Do you hear them when they call cuck-oo

to you—

from the arms of the spruce that bends

in prayer, from the back of the sidewalk yew?

They sit up on the roof-ridge where the old

flags fly 

and they lie there, too, in the dew,

with their beady little eyes as black

as spies’,

and they call to you as you pass them by; yes

they call to you cuck-oo.


But in the darkness their bodies make never a sound

once they 

get swallowed down by the swallowing-ground,

and not for all the crosses

dragged to the hill,

nor all the candles that flicker

in the forest still, will they sing cuck-oo to you

anymore,

though their mouths are no less round 

than before—through their lips there comes no sound. 


He had asked you about the swans that day, staring

blankly over the pond,

and you didn’t know what to say.

For the old white bird was gone

from the world and the sky was a sagging grey.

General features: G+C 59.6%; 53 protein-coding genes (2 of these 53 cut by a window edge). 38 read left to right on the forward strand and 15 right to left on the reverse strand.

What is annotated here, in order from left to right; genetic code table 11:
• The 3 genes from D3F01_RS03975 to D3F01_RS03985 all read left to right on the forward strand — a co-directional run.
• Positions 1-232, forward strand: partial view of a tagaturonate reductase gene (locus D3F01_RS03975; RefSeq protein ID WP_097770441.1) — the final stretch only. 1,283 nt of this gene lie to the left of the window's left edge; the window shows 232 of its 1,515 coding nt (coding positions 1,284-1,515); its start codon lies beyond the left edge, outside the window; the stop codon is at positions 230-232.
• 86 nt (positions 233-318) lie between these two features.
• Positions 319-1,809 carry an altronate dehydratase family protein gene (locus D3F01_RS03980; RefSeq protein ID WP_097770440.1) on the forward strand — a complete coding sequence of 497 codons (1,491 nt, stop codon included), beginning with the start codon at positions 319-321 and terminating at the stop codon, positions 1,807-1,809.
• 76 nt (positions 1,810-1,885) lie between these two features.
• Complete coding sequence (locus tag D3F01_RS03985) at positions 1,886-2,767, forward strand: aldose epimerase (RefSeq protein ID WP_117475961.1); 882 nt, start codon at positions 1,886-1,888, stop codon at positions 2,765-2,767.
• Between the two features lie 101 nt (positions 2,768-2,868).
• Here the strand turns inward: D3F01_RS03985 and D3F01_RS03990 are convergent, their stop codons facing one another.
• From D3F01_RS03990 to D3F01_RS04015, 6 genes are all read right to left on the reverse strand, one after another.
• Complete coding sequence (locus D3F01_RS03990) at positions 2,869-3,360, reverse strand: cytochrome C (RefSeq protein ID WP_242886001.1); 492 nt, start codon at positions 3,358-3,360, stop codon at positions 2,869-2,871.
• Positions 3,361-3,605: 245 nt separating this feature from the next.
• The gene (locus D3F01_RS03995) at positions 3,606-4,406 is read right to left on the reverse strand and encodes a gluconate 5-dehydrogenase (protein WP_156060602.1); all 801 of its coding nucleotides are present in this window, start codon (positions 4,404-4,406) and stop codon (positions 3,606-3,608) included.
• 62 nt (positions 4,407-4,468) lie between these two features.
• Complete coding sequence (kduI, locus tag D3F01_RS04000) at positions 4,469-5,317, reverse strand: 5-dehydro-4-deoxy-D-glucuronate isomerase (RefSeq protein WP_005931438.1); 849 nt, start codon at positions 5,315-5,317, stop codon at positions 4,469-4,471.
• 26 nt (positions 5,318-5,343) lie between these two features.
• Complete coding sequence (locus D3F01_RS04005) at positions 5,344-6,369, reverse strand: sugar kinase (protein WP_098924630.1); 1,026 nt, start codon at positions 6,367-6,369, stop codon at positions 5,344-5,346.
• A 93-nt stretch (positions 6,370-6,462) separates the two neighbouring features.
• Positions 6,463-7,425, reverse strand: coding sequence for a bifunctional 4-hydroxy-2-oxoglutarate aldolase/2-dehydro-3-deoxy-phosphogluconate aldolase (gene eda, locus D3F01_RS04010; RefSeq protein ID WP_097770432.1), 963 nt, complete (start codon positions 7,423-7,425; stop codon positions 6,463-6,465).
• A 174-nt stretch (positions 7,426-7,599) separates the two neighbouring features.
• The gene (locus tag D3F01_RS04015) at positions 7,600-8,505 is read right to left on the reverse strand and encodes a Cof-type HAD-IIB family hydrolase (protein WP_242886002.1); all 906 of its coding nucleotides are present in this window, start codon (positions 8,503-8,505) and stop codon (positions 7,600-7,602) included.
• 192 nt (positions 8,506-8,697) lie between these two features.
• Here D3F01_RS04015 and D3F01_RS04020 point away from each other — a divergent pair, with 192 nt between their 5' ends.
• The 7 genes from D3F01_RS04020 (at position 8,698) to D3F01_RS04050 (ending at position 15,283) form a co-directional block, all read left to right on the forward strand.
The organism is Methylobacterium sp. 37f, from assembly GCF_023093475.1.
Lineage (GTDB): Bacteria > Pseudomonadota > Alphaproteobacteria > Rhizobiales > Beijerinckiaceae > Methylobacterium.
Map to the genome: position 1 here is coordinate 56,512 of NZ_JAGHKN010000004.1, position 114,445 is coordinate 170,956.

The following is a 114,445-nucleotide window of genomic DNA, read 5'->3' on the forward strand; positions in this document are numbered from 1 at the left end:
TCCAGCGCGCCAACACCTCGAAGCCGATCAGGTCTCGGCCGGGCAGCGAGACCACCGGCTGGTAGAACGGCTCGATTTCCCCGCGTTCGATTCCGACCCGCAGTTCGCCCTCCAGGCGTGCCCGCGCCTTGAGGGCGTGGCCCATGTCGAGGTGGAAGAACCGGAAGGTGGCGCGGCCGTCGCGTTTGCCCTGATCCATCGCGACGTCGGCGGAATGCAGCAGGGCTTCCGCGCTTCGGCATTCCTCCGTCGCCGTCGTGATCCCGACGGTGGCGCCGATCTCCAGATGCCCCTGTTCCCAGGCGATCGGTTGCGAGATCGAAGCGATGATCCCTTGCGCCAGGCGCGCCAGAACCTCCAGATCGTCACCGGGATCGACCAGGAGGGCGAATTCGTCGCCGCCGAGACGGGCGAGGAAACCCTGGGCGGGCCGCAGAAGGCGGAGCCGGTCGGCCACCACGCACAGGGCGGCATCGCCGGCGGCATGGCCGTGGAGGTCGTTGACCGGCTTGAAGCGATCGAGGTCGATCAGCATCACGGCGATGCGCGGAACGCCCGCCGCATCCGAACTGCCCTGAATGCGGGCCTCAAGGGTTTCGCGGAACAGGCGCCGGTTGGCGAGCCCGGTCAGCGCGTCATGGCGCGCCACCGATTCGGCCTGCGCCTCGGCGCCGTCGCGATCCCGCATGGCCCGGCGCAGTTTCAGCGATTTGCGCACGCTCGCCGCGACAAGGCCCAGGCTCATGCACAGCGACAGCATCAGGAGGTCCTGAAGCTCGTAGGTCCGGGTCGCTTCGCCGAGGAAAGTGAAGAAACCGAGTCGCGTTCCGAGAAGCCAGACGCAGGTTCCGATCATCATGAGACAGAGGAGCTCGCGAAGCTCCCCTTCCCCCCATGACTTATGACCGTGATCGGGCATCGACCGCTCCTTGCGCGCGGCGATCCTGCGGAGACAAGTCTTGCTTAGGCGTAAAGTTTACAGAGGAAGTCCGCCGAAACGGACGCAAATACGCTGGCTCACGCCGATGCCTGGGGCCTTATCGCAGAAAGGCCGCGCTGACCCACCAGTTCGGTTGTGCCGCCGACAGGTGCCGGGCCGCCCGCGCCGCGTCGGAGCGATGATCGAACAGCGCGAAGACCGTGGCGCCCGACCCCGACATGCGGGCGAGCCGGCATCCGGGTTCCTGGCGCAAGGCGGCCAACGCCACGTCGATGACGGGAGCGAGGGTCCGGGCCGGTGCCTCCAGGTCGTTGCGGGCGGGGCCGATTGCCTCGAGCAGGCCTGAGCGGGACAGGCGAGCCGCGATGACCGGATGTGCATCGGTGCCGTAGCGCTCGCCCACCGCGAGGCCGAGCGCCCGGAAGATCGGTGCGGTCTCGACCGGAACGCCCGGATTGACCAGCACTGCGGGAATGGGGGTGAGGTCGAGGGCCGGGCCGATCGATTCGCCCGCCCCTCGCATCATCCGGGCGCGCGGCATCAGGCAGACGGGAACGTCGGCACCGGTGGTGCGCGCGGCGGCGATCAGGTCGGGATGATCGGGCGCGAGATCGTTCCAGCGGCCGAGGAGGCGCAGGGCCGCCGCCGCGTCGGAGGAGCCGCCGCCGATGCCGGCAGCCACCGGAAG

Now along the cold comes

with its unfeeling gums, but still 

you wander your way.

It was cold that day in just the same way

but you never feel cold very long.


And when the black taxi cab slides through

the yellowing snow

and you stand on the hilltop with nowhere to go

and no one to see and nothing to say

then you stay.

And you yearn for the long lost call of a crow. 

But there are only one set of tracks 

in the snow,

and the cab turns its circle and it ebbs on its way,

for the driver has nothing to say, oh 

no. No, he hasn’t come for you 

today.


Now you stumble to bed 

with a feeling of dread, and you can’t see His face

in your mind.

And the lame man leans and dead man screams,

and the poor man lies in his bag,

in his bag on the side of the road.

And still you trudge through the withering snow,

past the spruce and the yew through

the dark and cold,

for the cold and the dark are in you. 

And you won’t hear the birds that are singing cuck-oo

even though they are singing 

for you.